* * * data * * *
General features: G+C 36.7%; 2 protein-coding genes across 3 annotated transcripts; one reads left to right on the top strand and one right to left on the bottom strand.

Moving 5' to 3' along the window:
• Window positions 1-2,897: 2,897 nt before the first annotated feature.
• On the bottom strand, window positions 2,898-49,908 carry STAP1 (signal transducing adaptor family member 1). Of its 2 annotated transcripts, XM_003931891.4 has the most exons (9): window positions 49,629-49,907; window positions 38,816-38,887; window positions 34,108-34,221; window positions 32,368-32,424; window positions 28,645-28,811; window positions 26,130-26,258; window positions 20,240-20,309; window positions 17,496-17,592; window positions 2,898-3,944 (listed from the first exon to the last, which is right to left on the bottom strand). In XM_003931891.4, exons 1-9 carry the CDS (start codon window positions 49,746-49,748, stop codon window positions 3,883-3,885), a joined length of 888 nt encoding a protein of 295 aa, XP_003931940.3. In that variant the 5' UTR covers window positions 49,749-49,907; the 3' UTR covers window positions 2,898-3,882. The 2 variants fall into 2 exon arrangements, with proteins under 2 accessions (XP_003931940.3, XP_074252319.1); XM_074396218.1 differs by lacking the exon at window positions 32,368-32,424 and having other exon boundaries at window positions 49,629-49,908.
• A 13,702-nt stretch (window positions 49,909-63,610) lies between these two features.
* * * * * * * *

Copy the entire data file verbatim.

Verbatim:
General features: G+C 36.7%; 2 protein-coding genes across 3 annotated transcripts; one reads left to right on the top strand and one right to left on the bottom strand.

Moving 5' to 3' along the window:
• Window positions 1-2,897: 2,897 nt before the first annotated feature.
• On the bottom strand, window positions 2,898-49,908 carry STAP1 (signal transducing adaptor family member 1). Of its 2 annotated transcripts, XM_003931891.4 has the most exons (9): window positions 49,629-49,907; window positions 38,816-38,887; window positions 34,108-34,221; window positions 32,368-32,424; window positions 28,645-28,811; window positions 26,130-26,258; window positions 20,240-20,309; window positions 17,496-17,592; window positions 2,898-3,944 (listed from the first exon to the last, which is right to left on the bottom strand). In XM_003931891.4, exons 1-9 carry the CDS (start codon window positions 49,746-49,748, stop codon window positions 3,883-3,885), a joined length of 888 nt encoding a protein of 295 aa, XP_003931940.3. In that variant the 5' UTR covers window positions 49,749-49,907; the 3' UTR covers window positions 2,898-3,882. The 2 variants fall into 2 exon arrangements, with proteins under 2 accessions (XP_003931940.3, XP_074252319.1); XM_074396218.1 differs by lacking the exon at window positions 32,368-32,424 and having other exon boundaries at window positions 49,629-49,908.
• A 13,702-nt stretch (window positions 49,909-63,610) lies between these two features.